The Country of the Pointed Firs and Other Stories

Chapters IV-VI


At the Schoolhouse Window

ONE DAY I reached the schoolhouse very late, owing to attendance upon the funeral of an acquaintance and neighbor, with whose sad decline in health I had been familiar, and whose last days both the doctor and Mrs. Todd had tried in vain to ease. The services had taken place at one o'clock, and now, at quarter past two, I stood at the schoolhouse window, looking down at the procession as it went along the lower road close to the shore. It was a walking funeral, and even at that distance I could recognize most of the mourners as they went their solemn way. Mrs. Begg had been very much respected, and there was a large company of friends following to her grave. She had been brought up on one of the neighboring farms, and each of the few times that I had seen her she professed great dissatisfaction with town life. The people lived too close together for her liking, at the Landing, and she could not get used to the constant sound of the sea. She had lived to lament three seafaring husbands, and her house was decorated with West Indian curiosities, specimens of conch shells and fine coral which they had brought home from their voyages in lumber-laden ships. Mrs. Todd had told me all our neighbor's history. They had been girls together, and, to use her own phrase, had "both seen trouble till they knew the best and worst on 't." I could see the sorrowful, large figure of Mrs. Todd as I stood at the window. She made a break in the procession by walking slowly and keeping the after- part of it back. She held a handkerchief to her eyes, and I knew, with a pang of sympathy, that hers was not affected grief.

Beside her, after much difficulty, I recognized the one strange and unrelated person in all the company, an old man who had always been mysterious to me. I could see his thin, bending figure. He wore a narrow, long-tailed coat and walked with a stick, and had the same "cant to leeward" as the wind-bent trees on the height above.

This was Captain Littlepage, whom I had seen only once or twice before, sitting pale and old behind a closed window; never out of doors until now. Mrs. Todd always shook her head gravely when I asked a question, and said that he wasn't what he had been once, and seemed to class him with her other secrets. He might have belonged with a simple which grew in a certain slug-haunted corner of the garden, whose use she could never be betrayed into telling me, though I saw her cutting the tops by moonlight once, as if it were a charm, and not a medicine, like the great fading bloodroot leaves.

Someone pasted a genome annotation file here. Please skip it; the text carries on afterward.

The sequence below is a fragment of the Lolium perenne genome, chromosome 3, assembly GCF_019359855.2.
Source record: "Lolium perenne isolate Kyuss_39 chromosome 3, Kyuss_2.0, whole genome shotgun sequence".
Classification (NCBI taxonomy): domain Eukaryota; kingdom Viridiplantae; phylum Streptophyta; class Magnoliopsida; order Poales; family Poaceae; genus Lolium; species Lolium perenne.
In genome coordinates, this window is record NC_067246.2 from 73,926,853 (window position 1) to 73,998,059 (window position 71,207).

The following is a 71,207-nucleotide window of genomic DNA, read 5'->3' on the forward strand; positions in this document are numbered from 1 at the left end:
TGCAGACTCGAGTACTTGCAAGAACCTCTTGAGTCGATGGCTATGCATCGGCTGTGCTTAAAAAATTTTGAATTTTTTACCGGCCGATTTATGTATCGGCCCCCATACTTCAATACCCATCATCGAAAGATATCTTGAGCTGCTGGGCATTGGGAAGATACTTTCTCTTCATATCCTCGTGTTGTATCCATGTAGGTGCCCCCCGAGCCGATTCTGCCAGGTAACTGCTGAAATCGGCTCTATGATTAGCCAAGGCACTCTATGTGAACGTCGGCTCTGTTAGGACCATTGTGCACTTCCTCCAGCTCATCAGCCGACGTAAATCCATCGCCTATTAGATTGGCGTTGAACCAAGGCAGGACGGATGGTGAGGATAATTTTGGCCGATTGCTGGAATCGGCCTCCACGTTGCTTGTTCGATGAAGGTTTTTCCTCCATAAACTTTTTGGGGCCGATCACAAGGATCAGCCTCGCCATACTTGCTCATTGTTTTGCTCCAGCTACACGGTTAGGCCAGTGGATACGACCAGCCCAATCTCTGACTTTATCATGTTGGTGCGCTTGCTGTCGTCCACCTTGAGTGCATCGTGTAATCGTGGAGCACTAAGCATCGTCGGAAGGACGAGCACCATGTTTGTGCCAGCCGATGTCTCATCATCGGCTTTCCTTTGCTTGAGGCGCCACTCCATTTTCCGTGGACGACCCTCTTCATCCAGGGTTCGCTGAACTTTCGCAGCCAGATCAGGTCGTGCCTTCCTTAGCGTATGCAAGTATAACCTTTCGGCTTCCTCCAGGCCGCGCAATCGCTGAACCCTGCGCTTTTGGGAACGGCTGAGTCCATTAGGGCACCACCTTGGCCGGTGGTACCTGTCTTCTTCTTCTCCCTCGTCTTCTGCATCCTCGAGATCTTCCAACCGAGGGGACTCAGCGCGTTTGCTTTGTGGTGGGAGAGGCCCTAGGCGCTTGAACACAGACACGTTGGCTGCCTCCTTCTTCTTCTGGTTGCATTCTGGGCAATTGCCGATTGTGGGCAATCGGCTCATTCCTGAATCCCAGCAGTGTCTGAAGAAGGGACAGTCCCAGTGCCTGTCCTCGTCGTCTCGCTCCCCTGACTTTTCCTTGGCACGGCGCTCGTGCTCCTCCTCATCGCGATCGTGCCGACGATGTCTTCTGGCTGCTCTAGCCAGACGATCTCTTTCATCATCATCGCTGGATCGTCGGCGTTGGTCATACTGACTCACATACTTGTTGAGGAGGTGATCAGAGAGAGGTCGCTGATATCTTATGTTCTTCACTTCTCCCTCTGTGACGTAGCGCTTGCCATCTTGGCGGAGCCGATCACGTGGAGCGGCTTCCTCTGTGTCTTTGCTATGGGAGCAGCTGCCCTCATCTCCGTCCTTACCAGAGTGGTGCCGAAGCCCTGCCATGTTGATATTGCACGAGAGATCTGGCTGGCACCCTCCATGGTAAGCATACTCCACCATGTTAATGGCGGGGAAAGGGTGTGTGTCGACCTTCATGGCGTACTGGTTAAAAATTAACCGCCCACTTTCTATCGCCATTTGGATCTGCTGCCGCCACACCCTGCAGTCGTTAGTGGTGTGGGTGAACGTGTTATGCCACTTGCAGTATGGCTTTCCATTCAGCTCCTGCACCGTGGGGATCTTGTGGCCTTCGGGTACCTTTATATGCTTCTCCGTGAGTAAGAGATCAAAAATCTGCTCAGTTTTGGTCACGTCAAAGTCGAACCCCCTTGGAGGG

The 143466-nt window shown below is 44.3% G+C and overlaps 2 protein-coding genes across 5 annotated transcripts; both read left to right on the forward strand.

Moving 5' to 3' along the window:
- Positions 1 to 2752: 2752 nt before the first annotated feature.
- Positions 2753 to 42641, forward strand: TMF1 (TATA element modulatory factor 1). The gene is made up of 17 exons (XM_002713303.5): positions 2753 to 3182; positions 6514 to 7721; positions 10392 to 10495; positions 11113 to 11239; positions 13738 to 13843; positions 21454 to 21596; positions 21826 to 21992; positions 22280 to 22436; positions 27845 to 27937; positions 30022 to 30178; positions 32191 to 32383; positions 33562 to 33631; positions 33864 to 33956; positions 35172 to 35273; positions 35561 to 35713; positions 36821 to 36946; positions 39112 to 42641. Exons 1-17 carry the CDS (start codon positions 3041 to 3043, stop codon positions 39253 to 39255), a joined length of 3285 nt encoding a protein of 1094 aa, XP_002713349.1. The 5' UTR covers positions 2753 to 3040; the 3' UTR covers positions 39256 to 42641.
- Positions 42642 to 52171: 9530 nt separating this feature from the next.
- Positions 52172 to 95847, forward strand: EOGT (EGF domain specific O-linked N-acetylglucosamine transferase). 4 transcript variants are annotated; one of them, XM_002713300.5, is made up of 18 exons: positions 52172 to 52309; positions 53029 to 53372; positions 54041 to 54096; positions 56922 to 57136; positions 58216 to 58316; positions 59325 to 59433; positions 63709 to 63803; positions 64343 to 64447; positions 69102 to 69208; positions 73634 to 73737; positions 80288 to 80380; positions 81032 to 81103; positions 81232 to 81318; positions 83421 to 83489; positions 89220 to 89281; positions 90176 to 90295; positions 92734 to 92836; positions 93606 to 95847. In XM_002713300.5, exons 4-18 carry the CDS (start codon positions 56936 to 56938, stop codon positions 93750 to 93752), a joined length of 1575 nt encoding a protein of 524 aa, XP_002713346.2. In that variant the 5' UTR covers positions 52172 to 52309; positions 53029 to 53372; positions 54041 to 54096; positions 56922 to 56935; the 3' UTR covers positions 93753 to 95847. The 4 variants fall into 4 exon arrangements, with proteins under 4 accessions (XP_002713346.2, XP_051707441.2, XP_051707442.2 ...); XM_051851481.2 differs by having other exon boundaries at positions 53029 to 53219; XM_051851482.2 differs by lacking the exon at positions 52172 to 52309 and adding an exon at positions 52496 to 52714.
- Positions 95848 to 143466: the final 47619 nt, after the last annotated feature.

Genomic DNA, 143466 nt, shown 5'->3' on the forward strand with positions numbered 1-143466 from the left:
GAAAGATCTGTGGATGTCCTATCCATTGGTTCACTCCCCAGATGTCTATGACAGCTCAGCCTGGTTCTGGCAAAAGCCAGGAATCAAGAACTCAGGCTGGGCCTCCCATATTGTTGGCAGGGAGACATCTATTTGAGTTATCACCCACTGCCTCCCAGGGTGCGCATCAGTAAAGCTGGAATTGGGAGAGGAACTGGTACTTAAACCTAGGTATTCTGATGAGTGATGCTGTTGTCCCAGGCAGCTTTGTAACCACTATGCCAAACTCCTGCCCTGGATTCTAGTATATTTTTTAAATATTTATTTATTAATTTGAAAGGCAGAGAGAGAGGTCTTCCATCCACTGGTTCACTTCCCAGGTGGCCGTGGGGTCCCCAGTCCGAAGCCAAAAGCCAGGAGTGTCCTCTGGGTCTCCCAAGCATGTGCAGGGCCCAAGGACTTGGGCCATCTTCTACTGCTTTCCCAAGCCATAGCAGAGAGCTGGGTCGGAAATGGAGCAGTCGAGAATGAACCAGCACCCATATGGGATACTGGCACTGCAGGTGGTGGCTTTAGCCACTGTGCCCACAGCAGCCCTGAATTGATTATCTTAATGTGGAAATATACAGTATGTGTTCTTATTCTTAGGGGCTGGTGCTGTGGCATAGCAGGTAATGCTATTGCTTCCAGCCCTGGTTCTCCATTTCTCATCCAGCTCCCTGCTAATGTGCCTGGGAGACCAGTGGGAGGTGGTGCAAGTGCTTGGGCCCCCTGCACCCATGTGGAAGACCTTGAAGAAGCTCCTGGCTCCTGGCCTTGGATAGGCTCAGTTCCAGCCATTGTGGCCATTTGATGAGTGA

I could see that she was trying to keep pace with the old captain's lighter steps. He looked like an aged grasshopper of some strange human variety. Behind this pair was a short, impatient, little person, who kept the captain's house, and gave it what Mrs. Todd and others believed to be no proper sort of care.

She was usually called "that Mari' Harris" in subdued conversation between intimates, but they treated her with anxious civility when they met her face to face.

The bay-sheltered islands and the great sea beyond stretched away to the far horizon southward and eastward; the little procession in the foreground looked futile and helpless on the edge of the rocky shore. It was a glorious day early in July, with a clear, high sky; there were no clouds, there was no noise of the sea. The song sparrows sang and sang, as if with joyous knowledge of immortality, and contempt for those who could so pettily concern themselves with death. I stood watching until the funeral procession had crept round a shoulder of the slope below and disappeared from the great landscape as if it had gone into a cave.

An hour later I was busy at my work. Now and then a bee blundered in and took me for an enemy; but there was a useful stick upon the teacher's desk, and I rapped to call the bees to order as if they were unruly scholars, or waved them away from their riots over the ink, which I had bought at the Landing store, and discovered to be scented with bergamot, as if to refresh the labors of anxious scribes. One anxious scribe felt very dull that day; a sheep-bell tinkled near by, and called her wandering wits after it.

The sentences failed to catch these lovely summer cadences. For the first time I began to wish for a companion and for news from the outer world, which had been, half unconsciously, forgotten.